|Publication number||US4428659 A|
|Application number||US 06/269,561|
|Publication date||Jan 31, 1984|
|Filing date||Jun 2, 1981|
|Priority date||Jun 2, 1981|
|Also published as||CA1170890A, CA1170890A1, DE3215265A1|
|Publication number||06269561, 269561, US 4428659 A, US 4428659A, US-A-4428659, US4428659 A, US4428659A|
|Inventors||Lawrence E. Howard|
|Original Assignee||Napp Systems (Usa), Inc.|
|Export Citation||BiBTeX, EndNote, RefMan|
|Referenced by (22), Classifications (11), Legal Events (6)|
|External Links: USPTO, USPTO Assignment, Espacenet|
This invention relates generally to an apparatus and a method for removing soluble portions of a coating to produce a high resolution image in the coating. More particularly, this invention relates to an apparatus and a method in which reciprocatory point pressure is applied to the surface of a coating to aid in the dissolution and physical removal of soluble portions of the coating. In one particularly important embodiment of this invention, an apparatus and a method are described for developing high resolution relief images on photopolymer coated plates for letter-press printing applications.
The following description of the invention, including the prior art and the preferred embodiments, has been confined to the development of photosensitive graphic arts articles, particularly photopolymer printing plates. The description has been so limited, however, only to facilitate an understanding of the inventon, and is not intended to limit the range of application or protection accorded the invention. Indeed, it will be clear to those skilled in the art from the discussion of the invention in the context of photopolymer printing plates that it will have wide utility in a broad range of applications where portions of coatings are to be removed from a substrate.
Modern letter-press printing now commonly utilizes printing plates having photographically produced relief images. These printing plates include a laminated structure consisting of a thin coating of a photosensitive composition bonded to a metal or plastic substrate. The desired relief image is obtained by exposing the plate through a photographic negative to create a differential in solubility in the photosensitive composition thereby producing a latent image corresponding to the desired relief image.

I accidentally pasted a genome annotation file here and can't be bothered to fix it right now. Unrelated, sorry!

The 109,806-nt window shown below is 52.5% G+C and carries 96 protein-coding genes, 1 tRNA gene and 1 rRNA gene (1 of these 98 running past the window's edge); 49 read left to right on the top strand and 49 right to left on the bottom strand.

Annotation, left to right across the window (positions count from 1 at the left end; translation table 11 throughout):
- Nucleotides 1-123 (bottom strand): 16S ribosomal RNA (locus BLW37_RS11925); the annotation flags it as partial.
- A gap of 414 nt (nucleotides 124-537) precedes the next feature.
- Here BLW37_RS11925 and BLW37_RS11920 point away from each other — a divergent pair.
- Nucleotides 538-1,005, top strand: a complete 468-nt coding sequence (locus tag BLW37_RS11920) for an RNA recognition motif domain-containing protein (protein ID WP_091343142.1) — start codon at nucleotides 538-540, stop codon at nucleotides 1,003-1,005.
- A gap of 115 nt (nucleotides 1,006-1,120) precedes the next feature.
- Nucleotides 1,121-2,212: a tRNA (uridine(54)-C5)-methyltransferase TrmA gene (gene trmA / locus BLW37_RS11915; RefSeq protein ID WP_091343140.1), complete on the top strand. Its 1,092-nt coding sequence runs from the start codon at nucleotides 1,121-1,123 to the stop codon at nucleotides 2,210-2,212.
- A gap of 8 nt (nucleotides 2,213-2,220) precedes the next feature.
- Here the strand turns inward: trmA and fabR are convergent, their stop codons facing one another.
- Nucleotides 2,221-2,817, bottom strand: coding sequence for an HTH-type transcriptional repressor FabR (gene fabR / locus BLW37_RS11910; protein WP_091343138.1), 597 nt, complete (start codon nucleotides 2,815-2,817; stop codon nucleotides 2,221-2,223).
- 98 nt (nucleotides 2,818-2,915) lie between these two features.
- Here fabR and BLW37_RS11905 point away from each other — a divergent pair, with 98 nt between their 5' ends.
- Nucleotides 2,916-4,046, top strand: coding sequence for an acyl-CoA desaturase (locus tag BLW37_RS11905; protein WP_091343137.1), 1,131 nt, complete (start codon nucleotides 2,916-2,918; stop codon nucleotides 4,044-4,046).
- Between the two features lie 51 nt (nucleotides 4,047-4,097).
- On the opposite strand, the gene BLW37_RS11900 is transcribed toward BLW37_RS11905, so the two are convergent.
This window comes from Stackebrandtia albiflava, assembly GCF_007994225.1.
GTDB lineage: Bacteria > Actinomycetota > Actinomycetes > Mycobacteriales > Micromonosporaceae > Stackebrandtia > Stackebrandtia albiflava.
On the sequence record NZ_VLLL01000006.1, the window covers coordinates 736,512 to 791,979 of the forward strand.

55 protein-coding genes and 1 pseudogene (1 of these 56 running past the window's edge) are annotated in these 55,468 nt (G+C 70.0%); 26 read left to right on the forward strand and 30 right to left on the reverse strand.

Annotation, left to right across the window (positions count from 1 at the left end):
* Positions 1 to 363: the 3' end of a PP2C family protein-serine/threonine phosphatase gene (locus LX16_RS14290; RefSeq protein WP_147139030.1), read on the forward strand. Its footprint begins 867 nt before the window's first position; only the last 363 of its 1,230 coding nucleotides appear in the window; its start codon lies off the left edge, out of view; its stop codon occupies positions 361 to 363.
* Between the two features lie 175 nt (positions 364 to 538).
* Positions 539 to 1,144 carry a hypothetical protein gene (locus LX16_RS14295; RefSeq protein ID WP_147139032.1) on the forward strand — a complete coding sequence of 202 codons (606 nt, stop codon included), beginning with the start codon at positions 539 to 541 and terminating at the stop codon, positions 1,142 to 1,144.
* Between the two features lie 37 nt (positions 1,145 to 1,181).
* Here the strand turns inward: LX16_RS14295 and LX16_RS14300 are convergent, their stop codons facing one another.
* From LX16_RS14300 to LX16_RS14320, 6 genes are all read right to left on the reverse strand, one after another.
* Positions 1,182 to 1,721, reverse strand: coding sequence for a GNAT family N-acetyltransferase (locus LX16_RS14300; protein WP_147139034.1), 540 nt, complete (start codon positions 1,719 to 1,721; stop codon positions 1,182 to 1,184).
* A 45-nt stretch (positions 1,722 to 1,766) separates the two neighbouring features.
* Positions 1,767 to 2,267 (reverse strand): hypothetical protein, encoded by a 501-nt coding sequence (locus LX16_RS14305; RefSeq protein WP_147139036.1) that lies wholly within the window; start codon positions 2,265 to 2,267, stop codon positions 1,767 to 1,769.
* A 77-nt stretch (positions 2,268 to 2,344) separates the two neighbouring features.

This latent image is developed into a relief image by dissolving and physically removing the portions of the photosensitive composition which are soluble in a properly chosen developer solution. One particularly suitable photosensitive material is the photopolymer described in U.S. Pat. No. 3,801,328 to Takamoto et al. This photopolymer may be developed with water.
Although numerous developing solutions are available for the various photopolymers described in the art, the range of known commercially practical techniques available for physically removing soluble photopolymer is limited to two: (1) mechanically abrading or rubbing the photopolymer coating with a developer solution laden sponge, cloth or brush; and (2) subjecting the photopolymer coating to a high pressure stream of developer solution. Each of these approaches to developing the photopolymer printing plate has serious drawbacks which are obviated by the present invention.
Conventional rubbing techniques for developing photopolymer plates entail vigorously rubbing a sponge, cloth, brush or other mildly abrasive article across the surface of the plate, typically in a circular motion, to accelerate dissolution and physical removal of the soluble photopolymer. Unfortunately, even with vigorous rubbing action, it may not be possible to clear the solubilized polymer out of the many recesses and crevices of the relief image. Indeed, this technique often not only fails to clear these areas, but also tends to carry earlier removed photopolymer particles back into highlight areas, and to abrade delicate insoluble portions of the image. As a result, letter-press prints produced from plates developed in this way lack the consistent high resolution qualities demanded in the marketplace.